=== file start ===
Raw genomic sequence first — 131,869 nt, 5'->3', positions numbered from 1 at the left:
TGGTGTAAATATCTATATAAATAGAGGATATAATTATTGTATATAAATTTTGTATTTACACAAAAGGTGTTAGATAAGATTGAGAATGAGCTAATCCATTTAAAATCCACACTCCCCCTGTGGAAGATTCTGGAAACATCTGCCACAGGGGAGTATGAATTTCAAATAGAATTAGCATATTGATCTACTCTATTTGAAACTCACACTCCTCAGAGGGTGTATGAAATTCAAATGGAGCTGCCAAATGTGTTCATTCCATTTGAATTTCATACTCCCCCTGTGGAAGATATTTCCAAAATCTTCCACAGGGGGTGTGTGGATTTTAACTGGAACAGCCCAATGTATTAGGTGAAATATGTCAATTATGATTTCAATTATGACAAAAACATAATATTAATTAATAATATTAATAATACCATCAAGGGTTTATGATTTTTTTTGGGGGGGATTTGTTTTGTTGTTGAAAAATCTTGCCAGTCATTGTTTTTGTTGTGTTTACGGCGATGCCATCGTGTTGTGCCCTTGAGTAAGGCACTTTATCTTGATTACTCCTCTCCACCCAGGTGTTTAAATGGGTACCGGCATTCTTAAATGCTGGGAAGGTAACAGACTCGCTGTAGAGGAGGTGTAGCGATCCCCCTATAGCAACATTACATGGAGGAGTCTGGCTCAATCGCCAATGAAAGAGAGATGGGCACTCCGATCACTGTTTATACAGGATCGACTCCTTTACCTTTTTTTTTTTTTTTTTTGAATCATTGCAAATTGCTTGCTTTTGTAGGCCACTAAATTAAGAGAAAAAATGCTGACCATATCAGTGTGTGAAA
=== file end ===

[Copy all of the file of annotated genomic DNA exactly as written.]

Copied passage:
Raw genomic sequence first — 131,869 nt, 5'->3', positions numbered from 1 at the left:
TGGTGTAAATATCTATATAAATAGAGGATATAATTATTGTATATAAATTTTGTATTTACACAAAAGGTGTTAGATAAGATTGAGAATGAGCTAATCCATTTAAAATCCACACTCCCCCTGTGGAAGATTCTGGAAACATCTGCCACAGGGGAGTATGAATTTCAAATAGAATTAGCATATTGATCTACTCTATTTGAAACTCACACTCCTCAGAGGGTGTATGAAATTCAAATGGAGCTGCCAAATGTGTTCATTCCATTTGAATTTCATACTCCCCCTGTGGAAGATATTTCCAAAATCTTCCACAGGGGGTGTGTGGATTTTAACTGGAACAGCCCAATGTATTAGGTGAAATATGTCAATTATGATTTCAATTATGACAAAAACATAATATTAATTAATAATATTAATAATACCATCAAGGGTTTATGATTTTTTTTGGGGGGGATTTGTTTTGTTGTTGAAAAATCTTGCCAGTCATTGTTTTTGTTGTGTTTACGGCGATGCCATCGTGTTGTGCCCTTGAGTAAGGCACTTTATCTTGATTACTCCTCTCCACCCAGGTGTTTAAATGGGTACCGGCATTCTTAAATGCTGGGAAGGTAACAGACTCGCTGTAGAGGAGGTGTAGCGATCCCCCTATAGCAACATTACATGGAGGAGTCTGGCTCAATCGCCAATGAAAGAGAGATGGGCACTCCGATCACTGTTTATACAGGATCGACTCCTTTACCTTTTTTTTTTTTTTTTTTGAATCATTGCAAATTGCTTGCTTTTGTAGGCCACTAAATTAAGAGAAAAAATGCTGACCATATCAGTGTGTGAAA